Minnesotans report receiving mystery seeds appearing to come from China

The Minnesota Department of Agriculture (MDA) has been receiving reports of residents receiving unsolicited packages of seeds appearing to come from China. Officials in other states, including Louisiana, Utah, Virginia and Washington, have reported similar situations. Any Minnesotan receiving a package of seeds they did not order should not plant the seeds and contact MDA.

“We’re uncertain what these seeds may be and why people are receiving these unsolicited packages,” said Denise Thiede, MDA’s seed unit supervisor. “Until we know more, we encourage people to contact us because of the risk they may pose to Minnesota agriculture and our natural landscapes.”

An unsolicited package of seeds package of seeds sent to a Minnesotan. Photo courtesy of MDA.

Minnesotans should do the following if they have received unsolicited packages of seeds.

  • Do not throw away the package or its contents.
  • Do not plant the seeds.
  • Contact Arrest the Pest line at 1-888-545-6684 or arrest.the.pest@state.mn.us and provide your name, contact information and the date the package was received.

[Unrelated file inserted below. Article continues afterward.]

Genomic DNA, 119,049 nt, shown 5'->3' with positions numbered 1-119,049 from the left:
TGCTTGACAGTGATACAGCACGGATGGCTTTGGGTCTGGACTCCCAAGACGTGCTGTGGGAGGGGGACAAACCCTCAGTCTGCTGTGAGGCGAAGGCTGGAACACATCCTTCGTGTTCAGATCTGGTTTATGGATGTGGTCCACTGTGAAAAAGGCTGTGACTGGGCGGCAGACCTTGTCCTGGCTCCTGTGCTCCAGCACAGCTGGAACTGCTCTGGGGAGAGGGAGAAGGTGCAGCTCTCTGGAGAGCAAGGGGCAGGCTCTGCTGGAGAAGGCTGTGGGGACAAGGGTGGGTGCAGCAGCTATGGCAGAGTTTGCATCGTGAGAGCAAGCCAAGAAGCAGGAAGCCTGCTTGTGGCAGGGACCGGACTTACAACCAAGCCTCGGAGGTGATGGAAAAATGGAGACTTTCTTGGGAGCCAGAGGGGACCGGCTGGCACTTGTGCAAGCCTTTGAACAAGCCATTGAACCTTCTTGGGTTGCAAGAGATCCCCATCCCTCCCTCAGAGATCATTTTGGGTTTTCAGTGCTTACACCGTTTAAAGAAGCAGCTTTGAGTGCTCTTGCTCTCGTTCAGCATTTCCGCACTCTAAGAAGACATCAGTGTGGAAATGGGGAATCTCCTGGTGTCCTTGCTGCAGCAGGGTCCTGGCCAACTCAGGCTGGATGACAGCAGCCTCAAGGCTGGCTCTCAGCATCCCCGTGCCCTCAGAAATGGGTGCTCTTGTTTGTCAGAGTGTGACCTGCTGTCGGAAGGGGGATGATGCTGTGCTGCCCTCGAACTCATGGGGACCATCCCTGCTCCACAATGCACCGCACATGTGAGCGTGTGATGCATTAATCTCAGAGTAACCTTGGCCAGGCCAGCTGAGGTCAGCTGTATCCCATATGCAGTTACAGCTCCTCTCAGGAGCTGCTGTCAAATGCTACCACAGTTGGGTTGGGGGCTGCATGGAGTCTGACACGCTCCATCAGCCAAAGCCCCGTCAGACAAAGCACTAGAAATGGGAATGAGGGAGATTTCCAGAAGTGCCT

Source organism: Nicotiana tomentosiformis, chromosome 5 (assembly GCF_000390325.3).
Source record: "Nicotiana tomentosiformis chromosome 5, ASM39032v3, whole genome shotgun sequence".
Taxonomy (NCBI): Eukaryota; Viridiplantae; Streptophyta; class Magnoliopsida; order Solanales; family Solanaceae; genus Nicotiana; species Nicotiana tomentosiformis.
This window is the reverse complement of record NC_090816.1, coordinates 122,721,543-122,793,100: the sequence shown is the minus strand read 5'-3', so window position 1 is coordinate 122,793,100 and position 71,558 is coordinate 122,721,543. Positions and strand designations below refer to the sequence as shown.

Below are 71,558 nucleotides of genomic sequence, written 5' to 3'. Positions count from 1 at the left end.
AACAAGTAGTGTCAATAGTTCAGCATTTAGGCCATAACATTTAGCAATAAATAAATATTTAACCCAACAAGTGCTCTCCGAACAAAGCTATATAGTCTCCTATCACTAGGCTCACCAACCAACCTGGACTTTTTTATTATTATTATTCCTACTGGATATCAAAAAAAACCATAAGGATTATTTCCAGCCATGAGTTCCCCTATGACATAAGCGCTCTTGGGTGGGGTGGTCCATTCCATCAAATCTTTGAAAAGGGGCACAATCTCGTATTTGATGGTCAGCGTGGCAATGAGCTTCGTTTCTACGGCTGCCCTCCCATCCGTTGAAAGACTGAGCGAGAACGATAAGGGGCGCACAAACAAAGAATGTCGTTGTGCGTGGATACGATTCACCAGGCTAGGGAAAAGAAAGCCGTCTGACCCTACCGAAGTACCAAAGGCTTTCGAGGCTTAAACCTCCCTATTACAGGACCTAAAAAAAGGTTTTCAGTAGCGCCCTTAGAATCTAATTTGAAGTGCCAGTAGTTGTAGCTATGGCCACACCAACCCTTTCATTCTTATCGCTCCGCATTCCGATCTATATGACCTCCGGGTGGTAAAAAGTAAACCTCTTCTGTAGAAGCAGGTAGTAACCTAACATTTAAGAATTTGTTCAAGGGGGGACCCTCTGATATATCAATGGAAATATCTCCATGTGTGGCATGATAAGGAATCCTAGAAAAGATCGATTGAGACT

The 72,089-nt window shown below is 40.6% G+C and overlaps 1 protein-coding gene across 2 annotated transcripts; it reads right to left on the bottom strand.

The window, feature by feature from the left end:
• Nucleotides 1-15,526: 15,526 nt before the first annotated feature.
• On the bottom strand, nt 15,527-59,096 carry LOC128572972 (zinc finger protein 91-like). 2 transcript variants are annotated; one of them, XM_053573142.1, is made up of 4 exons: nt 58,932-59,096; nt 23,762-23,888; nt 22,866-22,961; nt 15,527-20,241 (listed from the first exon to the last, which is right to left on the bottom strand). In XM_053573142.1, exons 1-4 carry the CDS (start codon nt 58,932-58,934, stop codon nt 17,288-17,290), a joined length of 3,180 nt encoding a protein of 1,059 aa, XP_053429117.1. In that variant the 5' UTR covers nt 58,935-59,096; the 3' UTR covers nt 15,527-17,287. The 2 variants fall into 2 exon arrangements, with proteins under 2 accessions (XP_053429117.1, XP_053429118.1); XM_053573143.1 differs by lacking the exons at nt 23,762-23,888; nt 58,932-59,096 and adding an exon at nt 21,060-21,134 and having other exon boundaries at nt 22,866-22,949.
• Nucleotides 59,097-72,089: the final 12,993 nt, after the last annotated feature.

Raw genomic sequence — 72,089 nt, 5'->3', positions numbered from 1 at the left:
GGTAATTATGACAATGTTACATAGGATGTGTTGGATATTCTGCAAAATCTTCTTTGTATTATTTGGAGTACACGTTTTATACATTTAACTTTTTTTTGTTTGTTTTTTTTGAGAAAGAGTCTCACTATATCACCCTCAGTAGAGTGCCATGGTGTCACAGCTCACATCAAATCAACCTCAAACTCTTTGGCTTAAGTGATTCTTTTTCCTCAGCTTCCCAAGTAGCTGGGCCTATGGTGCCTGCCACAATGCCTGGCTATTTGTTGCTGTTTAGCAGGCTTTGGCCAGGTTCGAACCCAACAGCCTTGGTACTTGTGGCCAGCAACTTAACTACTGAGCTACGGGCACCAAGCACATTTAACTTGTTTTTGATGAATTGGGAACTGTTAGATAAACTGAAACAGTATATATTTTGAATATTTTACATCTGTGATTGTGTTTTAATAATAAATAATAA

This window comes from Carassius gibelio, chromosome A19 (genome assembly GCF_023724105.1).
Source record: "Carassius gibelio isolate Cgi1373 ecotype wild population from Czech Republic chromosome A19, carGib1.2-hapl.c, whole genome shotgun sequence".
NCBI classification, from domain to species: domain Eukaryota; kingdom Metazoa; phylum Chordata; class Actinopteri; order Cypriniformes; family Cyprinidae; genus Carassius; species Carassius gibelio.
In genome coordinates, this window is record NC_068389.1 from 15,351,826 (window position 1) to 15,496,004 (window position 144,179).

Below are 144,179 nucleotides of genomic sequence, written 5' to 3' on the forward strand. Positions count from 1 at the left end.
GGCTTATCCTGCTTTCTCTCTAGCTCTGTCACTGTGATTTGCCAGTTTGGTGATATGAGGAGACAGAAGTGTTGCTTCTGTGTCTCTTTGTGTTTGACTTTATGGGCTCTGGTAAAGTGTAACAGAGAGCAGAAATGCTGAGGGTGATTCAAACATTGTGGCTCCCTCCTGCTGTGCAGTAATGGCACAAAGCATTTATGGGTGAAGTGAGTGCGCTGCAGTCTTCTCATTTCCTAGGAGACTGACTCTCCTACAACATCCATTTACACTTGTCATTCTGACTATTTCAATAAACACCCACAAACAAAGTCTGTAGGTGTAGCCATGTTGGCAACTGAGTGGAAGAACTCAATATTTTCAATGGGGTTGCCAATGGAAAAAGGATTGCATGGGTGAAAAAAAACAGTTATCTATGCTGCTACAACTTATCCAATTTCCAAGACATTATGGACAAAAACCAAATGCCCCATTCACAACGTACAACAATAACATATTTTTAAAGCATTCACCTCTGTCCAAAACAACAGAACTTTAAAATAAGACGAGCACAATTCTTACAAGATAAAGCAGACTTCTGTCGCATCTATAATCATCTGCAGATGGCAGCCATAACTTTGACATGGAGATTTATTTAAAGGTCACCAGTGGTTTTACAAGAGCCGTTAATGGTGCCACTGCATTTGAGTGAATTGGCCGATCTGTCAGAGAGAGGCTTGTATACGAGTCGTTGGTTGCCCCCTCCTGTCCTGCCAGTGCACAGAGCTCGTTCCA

Officials will coordinate shipping the packaging and contents to MDA’s Seed Program.

In 2014, the state approved funds for the Minnesota Invasive Terrestrial Plants and Pest Center. The Minnesota Soybean Research & Promotion Council also supports the MITPPC, which is aiming to address this unusual circumstance.

“By having an invasive species research center, we have a unique capacity to respond,” says MITPPC Director Rob Venette. “It’s all because of the investments soy growers and the state have made in this Center.”

The MDA is working with the USDA’s Smuggling Interdiction and Trade Compliance Program on identification and destruction of the seeds. The MITPPC is conducting research and strongly recommends farmers follow MDA’s guidelines should they receive the unsolicited seeds.

“A lot of us are scratching our heads trying to figure out what’s behind this and what we need to do next,” Venette says. “Farmers need to be careful – what we don’t want is these seeds going into the ground.”

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